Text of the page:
A good night’s sleep is a vital part of living a healthy life. In fact, experts say that it’s as important as diet and exercise. Bad sleep has an immediate negative effect on the body. Lack of sleep can cause hormone imbalances, reduce exercise performance ability, and even reduce brain function. In other words, it’s vital, and the better the quality of your sleep, the better the quality of your day (1). 

How much do you need?

worry sleep [longevity live]Sleep powers the mind and body. The amount you actually need is dependant on a few factors. Factors include personal differences (you might need less or more than average) and age. The National Sleep Foundation advises between 7 and 9 hours of sleep per night for adults. Babies, children, and younger teens require more than adults. This is necessary to aid in growth and development (2). It is important to note that the necessary amount can vary widely from person to person. There is also a difference between acceptable and optimal amounts of sleep. Whilst most adults could function on less for a limited period of time, it isn’t ideal and can have negative impacts even in the short term.

Chronic lack of sleep can lead to (3):

  • Heart disease
  • Weight gain
  • Heart attack
  • Irregular heartbeat
  • Stroke
  • Diabetes
  • High blood pressure 
  • Heart failure 

Some experts claim that up to 90% of people who suffer from insomnia also have another health condition (3). Lack of sleep can also cause grumpiness and mental fogginess which can lead to an increased risk of accidents. It also decreases sex drive, causes depression, ages your skin, and impairs judgment (3). 

Click here if you’d like to see the guidelines for your age group

Benefits of a good night of sleep

Attention and Concentration: Sleeping well and getting the proper amount of rest can help you keep your energy levels up. It can also help to keepholidays | Longevity Live your mind focused on the task at hand throughout the day. When you haven’t had enough, your attention span, ability to concentrate, and even risk assessment and reaction times can be affected (4)

Maintain a healthy weight: When you aren’t sleeping enough, you’re more likely to crave sugar to boost your energy. Your body naturally needs more energy when you’re awake for longer.  When you are tired, you’re more likely to choose unhealthy foods that are high in sugar to boost your energy levels. Some research even suggests that “being sleep-deprived changes the level of hormones that signal hunger and fullness in your body” (4).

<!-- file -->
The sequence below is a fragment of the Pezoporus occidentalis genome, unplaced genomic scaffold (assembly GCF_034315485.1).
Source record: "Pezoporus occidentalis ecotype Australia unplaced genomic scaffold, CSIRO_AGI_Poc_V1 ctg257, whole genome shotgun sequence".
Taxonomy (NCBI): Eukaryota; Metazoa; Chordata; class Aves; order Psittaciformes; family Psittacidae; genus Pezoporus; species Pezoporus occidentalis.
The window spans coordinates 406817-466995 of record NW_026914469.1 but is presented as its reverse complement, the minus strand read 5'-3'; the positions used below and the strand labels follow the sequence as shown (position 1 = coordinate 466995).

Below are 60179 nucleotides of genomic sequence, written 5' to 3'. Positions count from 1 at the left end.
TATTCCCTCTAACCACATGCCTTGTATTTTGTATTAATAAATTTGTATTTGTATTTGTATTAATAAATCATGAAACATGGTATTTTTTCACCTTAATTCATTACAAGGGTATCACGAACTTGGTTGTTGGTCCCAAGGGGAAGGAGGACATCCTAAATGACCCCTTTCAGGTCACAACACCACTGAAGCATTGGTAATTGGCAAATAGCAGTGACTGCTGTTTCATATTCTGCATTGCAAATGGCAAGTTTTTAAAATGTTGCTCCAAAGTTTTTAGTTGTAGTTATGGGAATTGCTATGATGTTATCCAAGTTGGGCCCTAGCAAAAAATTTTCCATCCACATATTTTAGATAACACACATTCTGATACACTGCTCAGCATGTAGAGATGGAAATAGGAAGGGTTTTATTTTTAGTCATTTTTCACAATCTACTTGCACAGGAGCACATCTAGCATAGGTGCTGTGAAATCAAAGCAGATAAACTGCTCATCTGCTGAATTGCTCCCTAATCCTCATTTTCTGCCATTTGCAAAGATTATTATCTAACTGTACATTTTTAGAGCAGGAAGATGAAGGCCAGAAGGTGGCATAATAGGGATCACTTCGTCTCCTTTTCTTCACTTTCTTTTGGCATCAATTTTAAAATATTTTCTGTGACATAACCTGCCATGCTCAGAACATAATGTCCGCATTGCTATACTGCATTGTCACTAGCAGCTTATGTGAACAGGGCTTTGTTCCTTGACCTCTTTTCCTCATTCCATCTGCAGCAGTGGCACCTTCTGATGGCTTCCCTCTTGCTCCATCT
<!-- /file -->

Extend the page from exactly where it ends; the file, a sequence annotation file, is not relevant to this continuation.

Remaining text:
Keep your heart healthy: Lack of sleep can increase your risk of high blood pressure, diabetes, and coronary heart disease. Essentially, when you need to wake up, your body activates your cardiovascular system to increase blood pressure. When you wake up often, your body triggers the ‘fight-or-flight’ response. When this happens in tandem, the body can’t compensate for the rise in blood pressure. Your blood pressure can remain higher than normal and increase your risk of stroke or coronary heart disease. Poor sleep is also linked to poor insulin regulation in the body. The body becomes unable to properly regulate your blood sugar. When the sugar levels in the blood rise, it puts you at risk of developing diabetes. 

A good night’s sleep can also help to boost the immune system, reduce stress levels, boost mental health, and even aid with learning and remembering. 

Tips for sleeping better 

In order to improve your sleep, try these tips (1)

  • Increase your exposure to sunlight during the day to help regulate circadian rhythm 
  • Reduce blue light exposure in the evening 
  • Don’t consume caffeinated beverages in the late afternoon and evening 
  • Avoid long daytime naps
  • Aim to go to bed and wake up at the same time every day
  • Take a melatonin supplement
  • Avoid alcohol or reduce alcohol consumption 
  • Make sure your bedroom is a comfortable temperature
  • Avoid eating late in the evening 
  • Use relaxation techniques such as meditation to prepare for sleep
  • Take a relaxing bath or shower 
  • Exercise regularly (but not just before bed)
  • Reduce your fluid intake just before bed

The bottom line

A good night is a vital part of a healthy lifestyle. Making sure that you keep a good sleep schedule is vital for your long-term health. Getting too little can have very negative impacts on the body. Try to make sure that, as an adult, you get at least 7 hours of sleep per night. A smartwatch can aid you in assessing and improving your sleep patterns. It’s best to stay active during the day and wind down at least a couple of hours before bed. Try to avoid blue light and take a relaxing bath or shower to relax your body. 

References

https://www.healthline.com/nutrition/17-tips-to-sleep-better#1.-Increase-bright-light-exposure-during-the-day

https://www.sleepfoundation.org/how-sleep-works/how-much-sleep-do-we-really-need

https://www.webmd.com/sleep-disorders/features/10-results-sleep-loss

https://www.bupa.co.uk/newsroom/ourviews/nine-benefits-good-night-sleep

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Katie Hart

Katie Hart is a successful beauty and fashion blogger who is currently studying a BA in Fashion Media at LISOF. Her hobbies include styling, reading, true crime podcasts and singing. She is a lover of all things fashion, but is happiest when sitting with her mini Maltese, Aria.

The content in this editorial is for general information only and is not intended to provide medical or other professional advice. For more information on your medical condition and treatment options, speak to your healthcare professional.

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